How to Use Bardic Inspiration in 5e
Here are a few ways to make the most out of Bardic Inspiration in DnD 5e:
Use it when failure is not an option but your roll isn’t great. The fact that you get to wait until you see the result of your d20 roll before deciding whether to use your Bardic Inspiration die is important.
Notice that my tip is to use it when your roll “isn’t great” — not when your roll is bad. For example, if you roll a 2 on an attack roll and know that the target’s AC is 18+, it’s not worth even trying to use your Bardic Inspiration die.
On the other hand, if your attack roll results in a 14, and you’ve seen that miss earlier in the fight, it’s a great time to use your Bardic Inspiration die.
The same principle applies to saving throws and ability checks — when you’ve got a hunch that the result of your roll is close, but not quite good enough, use that Bardic Inspiration die you’ve got.
Respect important saving throws. Generally speaking, succeeding on a saving throw from an enemy spell or ability is the most important thing to do in a 5e fight. Saving throw-based abilities like Dragon’s Breath can be absolutely devastating if they deal full damage, and a spell like Hold Person can neutralize you for multiple rounds.
While it’s not always possible to know when such an ability is imminent, sometimes it is. When experience teaches you that your foes have such abilities, be extra discerning about when you actually use your Bardic Inspiration die, or you may be wishing you could get it back for the big moment.
Don’t (typically) use it for damage. Magical Inspiration from Tasha’s lets you use Bardic Inspiration to add damage to a spell. This is bad, and usually a waste of your Bardic Inspiration die — landing an attack or succeeding on a saving throw is almost always more impactful than a marginal damage increase.
There are two exceptions to this: area of effect spells, like Fireball, multiply the value of using Bardic Inspiration this way. For example, if you roll a 6 on a Bardic Inspiration die for a Fireball that hits 6 enemies, you’ve actually increased the damage by 36 — that could definitely be worth it, depending on the circumstances.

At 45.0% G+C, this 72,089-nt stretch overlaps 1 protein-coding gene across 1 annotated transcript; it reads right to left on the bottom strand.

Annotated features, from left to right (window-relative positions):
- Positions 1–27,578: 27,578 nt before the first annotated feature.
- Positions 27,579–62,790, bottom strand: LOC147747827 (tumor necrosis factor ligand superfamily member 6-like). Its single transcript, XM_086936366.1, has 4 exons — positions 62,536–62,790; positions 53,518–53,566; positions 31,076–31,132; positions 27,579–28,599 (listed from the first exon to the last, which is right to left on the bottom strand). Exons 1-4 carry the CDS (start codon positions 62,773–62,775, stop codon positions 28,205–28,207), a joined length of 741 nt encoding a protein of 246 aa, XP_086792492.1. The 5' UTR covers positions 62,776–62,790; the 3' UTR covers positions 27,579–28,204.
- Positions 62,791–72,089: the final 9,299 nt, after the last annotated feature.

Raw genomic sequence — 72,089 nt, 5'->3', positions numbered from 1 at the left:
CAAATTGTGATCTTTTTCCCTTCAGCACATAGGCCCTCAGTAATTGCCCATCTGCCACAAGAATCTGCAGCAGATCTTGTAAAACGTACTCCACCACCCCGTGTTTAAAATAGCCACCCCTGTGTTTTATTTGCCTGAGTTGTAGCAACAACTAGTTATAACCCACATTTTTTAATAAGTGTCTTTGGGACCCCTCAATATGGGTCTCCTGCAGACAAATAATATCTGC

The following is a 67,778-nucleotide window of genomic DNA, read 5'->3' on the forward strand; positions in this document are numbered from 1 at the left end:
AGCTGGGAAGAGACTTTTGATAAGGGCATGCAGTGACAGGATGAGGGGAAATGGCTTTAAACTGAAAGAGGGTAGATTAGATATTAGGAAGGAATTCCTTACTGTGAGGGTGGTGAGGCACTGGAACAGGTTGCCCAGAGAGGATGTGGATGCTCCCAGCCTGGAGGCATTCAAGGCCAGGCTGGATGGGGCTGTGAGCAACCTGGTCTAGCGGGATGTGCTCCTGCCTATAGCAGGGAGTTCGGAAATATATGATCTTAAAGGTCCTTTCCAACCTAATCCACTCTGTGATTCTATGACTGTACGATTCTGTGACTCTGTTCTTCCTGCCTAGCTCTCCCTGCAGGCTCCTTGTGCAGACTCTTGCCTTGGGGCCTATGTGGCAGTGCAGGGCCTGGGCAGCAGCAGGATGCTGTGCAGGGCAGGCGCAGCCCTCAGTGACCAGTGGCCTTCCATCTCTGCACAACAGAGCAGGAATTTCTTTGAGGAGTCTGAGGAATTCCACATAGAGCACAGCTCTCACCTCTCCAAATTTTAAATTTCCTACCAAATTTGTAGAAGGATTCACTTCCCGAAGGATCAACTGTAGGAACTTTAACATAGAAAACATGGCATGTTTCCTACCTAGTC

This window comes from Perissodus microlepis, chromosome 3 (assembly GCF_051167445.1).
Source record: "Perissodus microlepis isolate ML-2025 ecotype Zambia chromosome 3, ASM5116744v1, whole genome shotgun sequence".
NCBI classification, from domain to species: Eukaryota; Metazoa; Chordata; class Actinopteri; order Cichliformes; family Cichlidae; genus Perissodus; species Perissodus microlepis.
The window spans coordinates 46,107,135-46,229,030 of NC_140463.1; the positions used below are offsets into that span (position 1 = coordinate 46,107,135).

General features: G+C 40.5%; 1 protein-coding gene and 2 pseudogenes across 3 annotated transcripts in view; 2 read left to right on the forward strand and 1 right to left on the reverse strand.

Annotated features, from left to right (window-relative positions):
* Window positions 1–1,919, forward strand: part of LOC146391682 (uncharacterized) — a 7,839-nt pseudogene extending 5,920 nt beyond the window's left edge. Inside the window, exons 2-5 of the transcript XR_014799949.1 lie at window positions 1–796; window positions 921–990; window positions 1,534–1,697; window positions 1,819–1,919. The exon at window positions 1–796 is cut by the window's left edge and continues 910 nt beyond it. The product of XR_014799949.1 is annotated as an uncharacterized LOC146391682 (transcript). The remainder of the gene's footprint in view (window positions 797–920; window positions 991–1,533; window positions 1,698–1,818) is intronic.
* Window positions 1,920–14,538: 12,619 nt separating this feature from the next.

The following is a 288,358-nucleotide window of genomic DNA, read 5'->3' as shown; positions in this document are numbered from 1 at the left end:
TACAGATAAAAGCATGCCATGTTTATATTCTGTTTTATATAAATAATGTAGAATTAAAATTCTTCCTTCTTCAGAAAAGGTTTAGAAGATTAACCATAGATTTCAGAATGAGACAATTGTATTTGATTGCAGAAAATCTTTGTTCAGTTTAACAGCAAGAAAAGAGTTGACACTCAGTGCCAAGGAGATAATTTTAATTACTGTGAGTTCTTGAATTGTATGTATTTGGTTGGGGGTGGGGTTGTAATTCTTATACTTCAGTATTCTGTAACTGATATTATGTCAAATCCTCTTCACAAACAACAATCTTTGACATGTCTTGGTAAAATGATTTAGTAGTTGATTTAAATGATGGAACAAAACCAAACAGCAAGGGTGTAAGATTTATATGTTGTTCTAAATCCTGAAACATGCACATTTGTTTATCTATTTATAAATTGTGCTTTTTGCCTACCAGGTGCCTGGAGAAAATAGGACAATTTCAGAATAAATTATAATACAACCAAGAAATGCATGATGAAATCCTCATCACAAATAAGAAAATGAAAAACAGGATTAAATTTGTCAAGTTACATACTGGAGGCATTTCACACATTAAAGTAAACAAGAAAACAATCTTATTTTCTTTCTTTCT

The other exception is when the DM describes a creature as very close to death — if getting the extra damage from Bardic Inspiration saves your ally an action on their turn, it’s worth using.
Don’t (typically) use it for healing. Magical Inspiration also works for healing spells, but this too is an inferior use of Bardic Inspiration. Again, the exception is multi-target heals like Mass Healing Word or Prayer of Healing.
Consider your timing. It’s usually best to give your party members Bardic Inspiration before they need it, rather than during the encounter. That way, you have your bonus action available for things like Healing Word if you need it.
Be less discerning after 5th level. Once you get the Font of Inspiration feature, you get your expended uses of Bardic Inspiration back whenever you finish a short rest. And with a Charisma modifier of +4 or +5 by this level, you’ve basically got 8 to 15 Bardic Inspiration die to give out every day — don’t be shy about it!
Jazz it up. Instead of just saying, “I give [Player] Bardic Inspiration,” try to mix things up sometimes. Something like “tales will be told of your deeds” or “may this song give you heart” can really help lean into your Bardic role and the role of this class feature.
Remember, you’re supposed to be inspiring your allies to ever-greater successes, not just giving them a boring mechanical, numerical bonus…although you’re also doing that.
Remind everyone to use it. This is every Bard’s biggest pet peeve, from what I’ve seen — allies not remembering to use Bardic Inspiration. If you’re playing in person, I recommend giving the player an actual Bardic Inspiration die that’s separate from their normal die, or using a token — any physical reminder that they’ve got the bonus available.
If you’re playing virtually, you (or your DM) can mark players who are inspired with a pre-set color or design to give them that constant visual reminder. Of course, don’t go too far and tell your friends how to play; a friendly reminder is all I’m advocating for, especially in key moments when they forget they have it.